• With Zenith Flare as the primary win condition, you can use your cycling abilities to fill your graveyard for a dynamic win
  • Cycling also allows you to gain a massive card advantage against opponents. Card advantage goes a long way especially against early game-centric decks

How to play this deck effectively

  • Aside from getting screwed by the shuffler, overcycling is also a huge problem that you can encounter with this deck

    • Use your cycle cards accordingly and use them at the appropriate time. This generally means you need to cycle cards mostly on the opponent’s turn so you won’t have to tap out your mana during your turn
  • Zenith Flare is your primary win condition but you shouldn’t be afraid to use it as a removal especially for bigger creatures
    • You also don’t need to wait for a one-time lethal Zenith Flare, you can cast multiple Zenith Flares each turn especially if your opponent does not have any counterspell

Decklist

Lurrus of the Dream-Den - companion

  • 4 Flourishing Fox
  • 4 Drannith Healer
  • 4 Drannith Stinger
  • 4 Valiant Rescuer
  • 4 Footfall Crater
  • 4 Go for Blood
  • 4 Memory Leak
  • 4 Starting Development
  • 4 Zenith Flare
  • 4 Frostveil Ambush
  • 3 Boon of the Wish-Giver
  • 11 Plains
  • 7 Mountain

6. Prismari Midrange

What’s good about this deck?

  • The perfect balance of creature and noncreature spells, Izzet Midrange is a powerful deck that can lash out at any opponent

    • This deck is a more control-centered deck which means it needs to gain momentum in the early game to become really powerful in the late game
    • The creatures in this deck is great at dealing early pressure and at the same time preventing the early onslaught of attacks from other aggressive decks

How to play this deck effectively

  • Just like any other midrange deck, the early game is essential in setting up for future turns

    • Use your counterspells and removals early to prevent big turns in the early game
    • Utilize cards like Mazemind Tome and Expressive Iteration to smooth out your draw steps and to make sure you have sufficient mana to cast your heavy-hitters

Decklist

  • 4 Bonecrusher Giant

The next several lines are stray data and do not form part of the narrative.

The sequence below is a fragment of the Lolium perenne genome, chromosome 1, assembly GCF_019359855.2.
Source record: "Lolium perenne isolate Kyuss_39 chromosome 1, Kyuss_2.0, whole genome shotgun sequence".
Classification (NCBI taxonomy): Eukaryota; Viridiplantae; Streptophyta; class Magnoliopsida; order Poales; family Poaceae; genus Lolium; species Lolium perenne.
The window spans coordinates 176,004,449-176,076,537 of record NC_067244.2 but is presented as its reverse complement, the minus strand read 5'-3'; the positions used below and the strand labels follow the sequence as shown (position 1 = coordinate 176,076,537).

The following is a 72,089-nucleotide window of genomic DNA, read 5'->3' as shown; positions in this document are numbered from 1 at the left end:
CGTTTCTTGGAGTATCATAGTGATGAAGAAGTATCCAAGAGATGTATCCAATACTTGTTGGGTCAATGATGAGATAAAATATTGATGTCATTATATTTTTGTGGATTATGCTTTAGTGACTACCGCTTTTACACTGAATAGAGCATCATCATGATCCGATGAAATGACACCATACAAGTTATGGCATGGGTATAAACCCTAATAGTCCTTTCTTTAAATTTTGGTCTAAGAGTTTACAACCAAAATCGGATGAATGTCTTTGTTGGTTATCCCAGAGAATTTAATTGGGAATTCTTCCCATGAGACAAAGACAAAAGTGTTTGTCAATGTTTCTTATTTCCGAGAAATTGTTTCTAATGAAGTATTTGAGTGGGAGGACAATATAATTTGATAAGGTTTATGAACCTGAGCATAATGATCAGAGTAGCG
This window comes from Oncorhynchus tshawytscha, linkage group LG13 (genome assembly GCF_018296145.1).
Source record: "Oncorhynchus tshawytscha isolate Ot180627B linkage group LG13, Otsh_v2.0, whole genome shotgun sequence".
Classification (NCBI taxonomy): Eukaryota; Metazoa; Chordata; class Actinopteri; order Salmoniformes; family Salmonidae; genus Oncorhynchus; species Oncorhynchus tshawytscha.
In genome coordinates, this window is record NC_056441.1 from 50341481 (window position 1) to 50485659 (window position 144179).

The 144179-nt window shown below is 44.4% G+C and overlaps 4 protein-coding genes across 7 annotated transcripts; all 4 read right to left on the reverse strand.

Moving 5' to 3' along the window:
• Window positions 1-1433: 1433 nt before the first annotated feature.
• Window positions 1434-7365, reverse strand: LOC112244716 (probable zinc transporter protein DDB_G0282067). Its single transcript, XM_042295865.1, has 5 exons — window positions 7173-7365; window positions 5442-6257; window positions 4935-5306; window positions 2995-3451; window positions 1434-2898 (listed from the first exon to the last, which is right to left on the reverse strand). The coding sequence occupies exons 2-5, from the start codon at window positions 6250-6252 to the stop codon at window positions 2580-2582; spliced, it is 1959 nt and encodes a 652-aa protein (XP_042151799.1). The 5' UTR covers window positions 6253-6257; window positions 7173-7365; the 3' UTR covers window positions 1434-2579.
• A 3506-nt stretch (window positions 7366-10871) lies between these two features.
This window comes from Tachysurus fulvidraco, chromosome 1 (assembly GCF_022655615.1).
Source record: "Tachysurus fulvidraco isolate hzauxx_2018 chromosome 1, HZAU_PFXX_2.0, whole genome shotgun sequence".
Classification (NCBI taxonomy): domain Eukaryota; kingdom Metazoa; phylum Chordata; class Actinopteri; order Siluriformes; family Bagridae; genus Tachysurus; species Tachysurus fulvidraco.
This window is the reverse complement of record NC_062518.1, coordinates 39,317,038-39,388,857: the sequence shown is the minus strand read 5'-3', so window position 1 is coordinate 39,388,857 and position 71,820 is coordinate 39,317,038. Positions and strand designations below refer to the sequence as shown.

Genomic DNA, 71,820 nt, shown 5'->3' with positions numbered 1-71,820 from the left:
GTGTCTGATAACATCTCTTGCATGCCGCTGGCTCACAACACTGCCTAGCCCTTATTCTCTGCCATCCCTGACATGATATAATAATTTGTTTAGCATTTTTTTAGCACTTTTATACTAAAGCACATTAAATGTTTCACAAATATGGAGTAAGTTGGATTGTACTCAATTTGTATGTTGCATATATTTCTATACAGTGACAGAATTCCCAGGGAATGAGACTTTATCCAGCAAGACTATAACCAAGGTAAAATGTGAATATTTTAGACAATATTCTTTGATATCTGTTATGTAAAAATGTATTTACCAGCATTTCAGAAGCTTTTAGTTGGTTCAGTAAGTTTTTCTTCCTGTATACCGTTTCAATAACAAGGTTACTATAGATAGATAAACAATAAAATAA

• 4 Brazen Borrower
  • 4 Goldspan Dragon
  • 2 Galazeth Prismari
  • 3 Saw It Coming
  • 3 Mystical Dispute
  • 3 Expressive Iteration
  • 4 Frost Bite
  • 2 Essence Scatter
  • 3 Alrund’s Epiphany
  • 3 Mazemind Tome
  • 4 Volatile Fjord
  • 4 Riverglide Pathway
  • 3 Faceless Haven
  • 4 Fabled Passage
  • 6 Snow-Covered Island
  • 4 Snow-Covered Mountain

5. Dimir Rogues

What’s good about this deck?

  • One of the aggro-combo decks that rose into prominence, Rogues are still powerful creatures that can attack the opponent in different angles

    • With cheap interactions, you can cast early creatures and still have the mana for removals
  • You can also attack the opponent’s deck to destroy their gameplan before it even materializes

How to play this deck effectively

  • An effective Rogues deck functions well from the get-go. The early game should already be filled with threats since majority of the creatures in this deck are one-drop

    • Having a turn one play already places you in an advantageous position as you can start attacking both the opponent and their library
  • Even though you have a lot of removals and counterspells, you should still use them well
    • Allowing an opponent to pressure you early game and waiting for a better target for your removal spell can help you win the game easily

Decklist

Lurrus of the Dream-Den - companion

  • 4 Merfolk Windrobber
  • 4 Soaring Thought-Thief
  • 4 Thieves’ Guild Enforcer
  • 4 Ruin Crab
  • 4 Drown in the Loch
  • 4 Into the Story
  • 2 Eliminate
  • 1 Cling to Dust
  • 1 Disdainful Stroke
  • 2 Heartless Act
  • 2 Didn’t Say Please
  • 2 Agadeem’s Awakening
  • 1 Mystical Dispute
  • 1 Of One Mind
  • 3 Zagoth Triome
  • 4 Clearwater Pathway
  • 3 Temple of Deceit
  • 1 Castle Locthwain
  • 4 Fabled Passage
  • 6 Island
  • 3 Swamp

4. Naya Adventures

What’s good about this deck?

  • A slower and more careful version of Gruul aggro decks, Naya Adventures becomes stronger as the game progresses

    • Against aggro decks, this deck can stand its ground but it can dominate slower decks such as midrange and control
    • Drannith Magistrate can do a lot of work against non-aggressive decks and this small advantage you can generate with this card can be the difference